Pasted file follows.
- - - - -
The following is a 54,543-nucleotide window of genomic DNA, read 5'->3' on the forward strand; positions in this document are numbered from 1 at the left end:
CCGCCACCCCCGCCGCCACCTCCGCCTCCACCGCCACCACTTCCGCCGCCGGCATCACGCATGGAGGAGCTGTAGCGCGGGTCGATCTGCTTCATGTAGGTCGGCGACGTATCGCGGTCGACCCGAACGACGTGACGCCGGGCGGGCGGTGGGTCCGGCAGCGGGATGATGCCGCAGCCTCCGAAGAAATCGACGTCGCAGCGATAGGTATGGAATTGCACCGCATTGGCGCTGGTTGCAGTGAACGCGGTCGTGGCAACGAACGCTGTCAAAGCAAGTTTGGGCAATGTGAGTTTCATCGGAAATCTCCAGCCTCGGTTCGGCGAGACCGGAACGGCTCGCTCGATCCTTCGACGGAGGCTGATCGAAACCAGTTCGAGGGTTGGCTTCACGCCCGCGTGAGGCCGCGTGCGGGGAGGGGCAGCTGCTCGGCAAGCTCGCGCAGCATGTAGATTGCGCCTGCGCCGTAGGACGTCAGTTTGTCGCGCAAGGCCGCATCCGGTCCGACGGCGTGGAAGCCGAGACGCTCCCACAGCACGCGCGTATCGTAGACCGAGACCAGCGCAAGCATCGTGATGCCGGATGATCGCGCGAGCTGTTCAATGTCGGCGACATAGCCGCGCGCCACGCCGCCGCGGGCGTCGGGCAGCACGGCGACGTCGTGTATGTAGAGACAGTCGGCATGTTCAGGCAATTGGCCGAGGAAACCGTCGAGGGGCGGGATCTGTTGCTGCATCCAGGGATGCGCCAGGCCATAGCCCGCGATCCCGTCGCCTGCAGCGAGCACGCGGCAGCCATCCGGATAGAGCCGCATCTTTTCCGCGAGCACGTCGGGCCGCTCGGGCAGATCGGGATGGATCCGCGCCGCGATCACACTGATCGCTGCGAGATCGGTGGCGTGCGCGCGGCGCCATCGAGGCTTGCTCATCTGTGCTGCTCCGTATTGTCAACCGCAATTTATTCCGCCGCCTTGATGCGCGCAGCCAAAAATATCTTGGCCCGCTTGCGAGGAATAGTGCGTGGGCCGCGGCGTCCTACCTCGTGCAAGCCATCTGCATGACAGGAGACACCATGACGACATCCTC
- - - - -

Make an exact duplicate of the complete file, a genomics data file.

The following is a 54,543-nucleotide window of genomic DNA, read 5'->3' on the forward strand; positions in this document are numbered from 1 at the left end:
CCGCCACCCCCGCCGCCACCTCCGCCTCCACCGCCACCACTTCCGCCGCCGGCATCACGCATGGAGGAGCTGTAGCGCGGGTCGATCTGCTTCATGTAGGTCGGCGACGTATCGCGGTCGACCCGAACGACGTGACGCCGGGCGGGCGGTGGGTCCGGCAGCGGGATGATGCCGCAGCCTCCGAAGAAATCGACGTCGCAGCGATAGGTATGGAATTGCACCGCATTGGCGCTGGTTGCAGTGAACGCGGTCGTGGCAACGAACGCTGTCAAAGCAAGTTTGGGCAATGTGAGTTTCATCGGAAATCTCCAGCCTCGGTTCGGCGAGACCGGAACGGCTCGCTCGATCCTTCGACGGAGGCTGATCGAAACCAGTTCGAGGGTTGGCTTCACGCCCGCGTGAGGCCGCGTGCGGGGAGGGGCAGCTGCTCGGCAAGCTCGCGCAGCATGTAGATTGCGCCTGCGCCGTAGGACGTCAGTTTGTCGCGCAAGGCCGCATCCGGTCCGACGGCGTGGAAGCCGAGACGCTCCCACAGCACGCGCGTATCGTAGACCGAGACCAGCGCAAGCATCGTGATGCCGGATGATCGCGCGAGCTGTTCAATGTCGGCGACATAGCCGCGCGCCACGCCGCCGCGGGCGTCGGGCAGCACGGCGACGTCGTGTATGTAGAGACAGTCGGCATGTTCAGGCAATTGGCCGAGGAAACCGTCGAGGGGCGGGATCTGTTGCTGCATCCAGGGATGCGCCAGGCCATAGCCCGCGATCCCGTCGCCTGCAGCGAGCACGCGGCAGCCATCCGGATAGAGCCGCATCTTTTCCGCGAGCACGTCGGGCCGCTCGGGCAGATCGGGATGGATCCGCGCCGCGATCACACTGATCGCTGCGAGATCGGTGGCGTGCGCGCGGCGCCATCGAGGCTTGCTCATCTGTGCTGCTCCGTATTGTCAACCGCAATTTATTCCGCCGCCTTGATGCGCGCAGCCAAAAATATCTTGGCCCGCTTGCGAGGAATAGTGCGTGGGCCGCGGCGTCCTACCTCGTGCAAGCCATCTGCATGACAGGAGACACCATGACGACATCCTC